The head of UNAMA, Roza Otunbayeva, in her briefing to the UN Security Council, said the policies of the current Afghan government that drive the exclusion of women are "unacceptable to the international community."
UNAMA in a statement quoted Otunbayeva as saying that “UNAMA’s human rights efforts are focused on engaging and enabling the de facto authorities to establish an inclusive, responsive system of governance, including policing, that respects human rights norms and standards. It is time to support strengthened engagement with the relevant components of the de facto authorities through appropriate means to increase their knowledge and further compliance of law enforcement actions with international norms.”
Speaking to the UN Security Council meeting on the situation in Afghanistan, the US deputy ambassador to the UN, Robert A. Wood, voiced concerns over restrictions on women and girls in Afghanistan, saying:
“We urge the Taliban to roll back these restrictions and allow women and girls to have access to education which will enable their full, equal and meaningful participation in the society.”
He also called on the international community to increase support to the humanitarian response in Afghanistan.
“Now more than ever the international community must rally together and increase pledges and support to the humanitarian response,” Wood said.
The UK representative to the UN, speaking at the UN Security Council meeting on Afghanistan, said: “Over two years since the Taliban seizure of power, our dominant concern remains the Taliban systematic assault on the rights of women and girls," and “Afghanistan remains one of the poorest and most climate vulnerable countries in the world.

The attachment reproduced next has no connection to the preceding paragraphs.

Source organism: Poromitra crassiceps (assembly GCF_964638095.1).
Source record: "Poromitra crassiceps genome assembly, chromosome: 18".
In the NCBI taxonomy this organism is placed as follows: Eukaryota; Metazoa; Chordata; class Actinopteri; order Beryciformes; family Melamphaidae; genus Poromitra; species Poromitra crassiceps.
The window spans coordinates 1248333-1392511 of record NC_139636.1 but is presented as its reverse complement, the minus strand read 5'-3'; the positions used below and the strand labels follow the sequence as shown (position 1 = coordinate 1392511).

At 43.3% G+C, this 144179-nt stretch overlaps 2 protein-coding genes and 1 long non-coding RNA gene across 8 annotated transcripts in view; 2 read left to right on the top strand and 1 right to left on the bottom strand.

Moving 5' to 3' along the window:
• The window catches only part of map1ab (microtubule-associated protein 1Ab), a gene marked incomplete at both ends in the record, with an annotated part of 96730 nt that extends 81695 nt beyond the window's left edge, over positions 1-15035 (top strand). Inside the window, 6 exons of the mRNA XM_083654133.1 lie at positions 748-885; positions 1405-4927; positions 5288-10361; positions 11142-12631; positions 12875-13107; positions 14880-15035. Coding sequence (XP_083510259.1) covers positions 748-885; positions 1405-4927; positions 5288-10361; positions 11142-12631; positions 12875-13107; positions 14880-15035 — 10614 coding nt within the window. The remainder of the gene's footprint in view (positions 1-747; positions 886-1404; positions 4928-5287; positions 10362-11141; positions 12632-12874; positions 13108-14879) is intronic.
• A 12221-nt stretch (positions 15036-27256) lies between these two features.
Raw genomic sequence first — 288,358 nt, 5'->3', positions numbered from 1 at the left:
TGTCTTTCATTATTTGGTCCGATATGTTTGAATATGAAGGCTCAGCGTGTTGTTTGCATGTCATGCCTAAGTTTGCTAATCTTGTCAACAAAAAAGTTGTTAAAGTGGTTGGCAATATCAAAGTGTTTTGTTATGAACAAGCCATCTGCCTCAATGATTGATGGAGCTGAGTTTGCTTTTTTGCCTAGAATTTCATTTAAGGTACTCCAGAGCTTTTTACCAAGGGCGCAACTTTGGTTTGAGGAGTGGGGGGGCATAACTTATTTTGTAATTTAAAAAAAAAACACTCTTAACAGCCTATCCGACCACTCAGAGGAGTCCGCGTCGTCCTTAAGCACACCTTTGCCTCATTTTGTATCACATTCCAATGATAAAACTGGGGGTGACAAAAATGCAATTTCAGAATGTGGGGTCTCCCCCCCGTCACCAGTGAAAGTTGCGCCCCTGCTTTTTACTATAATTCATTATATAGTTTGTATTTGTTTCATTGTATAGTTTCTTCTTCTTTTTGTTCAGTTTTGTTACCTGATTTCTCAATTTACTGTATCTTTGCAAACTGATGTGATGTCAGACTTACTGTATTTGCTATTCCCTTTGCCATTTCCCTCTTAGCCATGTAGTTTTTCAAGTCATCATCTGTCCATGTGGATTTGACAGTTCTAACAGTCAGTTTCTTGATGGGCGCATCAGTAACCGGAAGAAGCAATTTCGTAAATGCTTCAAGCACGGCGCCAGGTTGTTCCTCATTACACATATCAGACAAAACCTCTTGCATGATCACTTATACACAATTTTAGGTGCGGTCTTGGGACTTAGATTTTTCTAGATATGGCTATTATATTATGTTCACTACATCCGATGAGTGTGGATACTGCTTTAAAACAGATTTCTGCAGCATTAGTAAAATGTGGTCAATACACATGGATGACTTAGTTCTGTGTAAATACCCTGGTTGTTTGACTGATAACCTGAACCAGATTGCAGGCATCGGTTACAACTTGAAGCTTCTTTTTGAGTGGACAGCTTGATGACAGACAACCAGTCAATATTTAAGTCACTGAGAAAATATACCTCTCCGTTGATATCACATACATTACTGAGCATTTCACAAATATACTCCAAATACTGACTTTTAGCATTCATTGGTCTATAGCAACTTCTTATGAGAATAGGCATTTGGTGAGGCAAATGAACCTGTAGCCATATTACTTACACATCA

Its prospects further dimmed by a significant brain drain as a result of migration, persecution and uncertainty.” The UK representative added: “We know the progress the Taliban has made in tackling ISKP, and we underscore the importance of continued action against terrorist groups within Afghanistan.”
The UK representative said that the people of Afghanistan remain a priority for the UK.
The UAE ambassador to the UN, Lana Zaki Nusseibeh, said at a UNSC meeting on Afghanistan’s situation: "Millions are facing serious food insecurity, humanitarian needs are among the highest in the world, and women and girls are being erased from society."
The Russia representative to the UN, speaking at the UN Security Council meeting on Afghanistan, said: “As we see, Afghanistan was a staging country for the breaking in of the American regional strategy, a place for the testing of various weapons, a place for laundering of billions of dollars…”
Th Russian representative noted: “Western countries have no concern about the Afghan people, including women and girls nor ... about the unprecedented humanitarian crisis.”
However, there was a slight verbal dispute between the Chargé d'Affaires of the Afghanistan Permanent Mission to the UN, Naseer Ahmad Fai, and representative of Pakistan. Referring to Pakistan, Faiq in the meeting argued that some regional countries are playing double standards towards the people of Afghanistan as they play as victims of terrorism.
Meanwhile, the Islamic Emirate reacted to last night's meeting of the United Nations Security Council on Afghanistan, saying that two domestic issues of Afghanistan [women's education and work] have been amplified and the progress made has been ignored.
Zabiullah Mujahid said online that in this meeting, the end of the blacklist, removal of sanctions, release of frozen funds of Afghanistan, and recognition should have been discussed.
The spokesman of the Islamic Emirate said that not discussing Afghanistan's seat in the United Nations shows that the issue is still being used to pressure the Islamic Emirate.